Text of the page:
The Grades Are In For Obama’s ‘College Scorecard’
In his State of the Union address, President Obama announced the “College Scorecard,” an interactive tool that helps college-bound students make informed decisions about the college application process. The scorecard was released last week in hopes of helping students and families get the “most bang for your educational buck.”
“Too often, students and their families don’t have the right tools to help them sort through the information they need to decide which college or university is right for them," said U.S. Secretary of Education Arne Duncan in a recent statement.
"School counselors often cite the complexity of financing college as one of their most difficult challenges in working with families," said David Hawkins, director of public policy and research for the National Association for College Admission Counseling (NACAC). "The new version of the Scorecard," Hawkins told Campus Progress, "provides information that will be much clearer to students and families."
Initially, the federal Consumer Financial Protection Bureau created a “shopping sheet,” a one-page document that showed data on college tuition costs, what the average students owes, and how schools rank nationally in their net price.
A prototype of the scorecard released by the president in June received criticism from institutions such as the Center for American Progress (CAP), our parent organization, which called it “confusing” for students. The think tank also suggested the card include data on graduates' average salaries and student debt rates.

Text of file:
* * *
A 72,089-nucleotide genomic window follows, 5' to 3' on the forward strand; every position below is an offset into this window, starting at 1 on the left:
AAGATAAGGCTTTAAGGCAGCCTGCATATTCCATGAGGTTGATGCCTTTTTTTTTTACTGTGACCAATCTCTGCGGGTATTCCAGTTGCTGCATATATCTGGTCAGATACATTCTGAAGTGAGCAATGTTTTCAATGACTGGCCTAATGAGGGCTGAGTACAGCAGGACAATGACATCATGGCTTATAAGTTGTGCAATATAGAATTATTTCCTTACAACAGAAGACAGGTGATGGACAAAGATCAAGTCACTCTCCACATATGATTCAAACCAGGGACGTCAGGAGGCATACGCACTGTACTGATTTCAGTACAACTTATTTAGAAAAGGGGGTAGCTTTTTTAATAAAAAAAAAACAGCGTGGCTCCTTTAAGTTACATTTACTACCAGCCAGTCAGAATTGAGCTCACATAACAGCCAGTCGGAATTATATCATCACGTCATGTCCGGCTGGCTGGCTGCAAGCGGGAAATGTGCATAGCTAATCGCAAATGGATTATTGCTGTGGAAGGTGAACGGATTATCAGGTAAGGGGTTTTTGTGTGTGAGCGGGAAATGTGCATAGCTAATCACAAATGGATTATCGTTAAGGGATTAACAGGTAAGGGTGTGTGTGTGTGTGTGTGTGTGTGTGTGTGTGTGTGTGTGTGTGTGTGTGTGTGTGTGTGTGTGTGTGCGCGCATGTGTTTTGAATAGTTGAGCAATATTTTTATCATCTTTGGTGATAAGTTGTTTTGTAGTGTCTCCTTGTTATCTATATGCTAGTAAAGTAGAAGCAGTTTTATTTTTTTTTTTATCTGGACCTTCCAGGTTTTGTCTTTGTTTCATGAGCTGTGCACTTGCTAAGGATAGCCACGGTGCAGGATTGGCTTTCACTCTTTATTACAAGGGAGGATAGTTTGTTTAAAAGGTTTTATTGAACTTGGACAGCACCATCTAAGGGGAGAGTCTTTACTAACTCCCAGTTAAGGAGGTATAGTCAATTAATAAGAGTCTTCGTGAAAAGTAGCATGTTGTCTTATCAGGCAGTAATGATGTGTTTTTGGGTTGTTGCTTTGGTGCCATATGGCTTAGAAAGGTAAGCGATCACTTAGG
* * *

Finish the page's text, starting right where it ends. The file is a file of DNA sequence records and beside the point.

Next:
Julie Morgan, director of Postsecondary Access and Success at CAP said the final release of the college scorecard satisfies some of CAP's initial recommendations, but still has a lot of room for improvement. Morgan recommended that the scorecard include contact information for each institution, that it be more easily accessible for students, and receive consumer testing.
Still, the scorecard is effective at allowing students to search by institutions or by their desired criteria of an institution—the average cost of the school, the net price, the definition of net price, the graduation rate, the loan default rate, the average amount that students borrow, and the employment rate post-graduation. Students can also search for their desired career or major, school size, private versus public institutions, and location. Once the criteria are entered, the scorecard ranks the schools that fit.
President Obama's State of the Union address urged including "affordability and value" in the college decision process, but it can be a challenge to determine what makes any one college affordable or valuable. The College Scorecard is a step in the right direction.
Cherise Lesesne is a reporter for Campus Progress.
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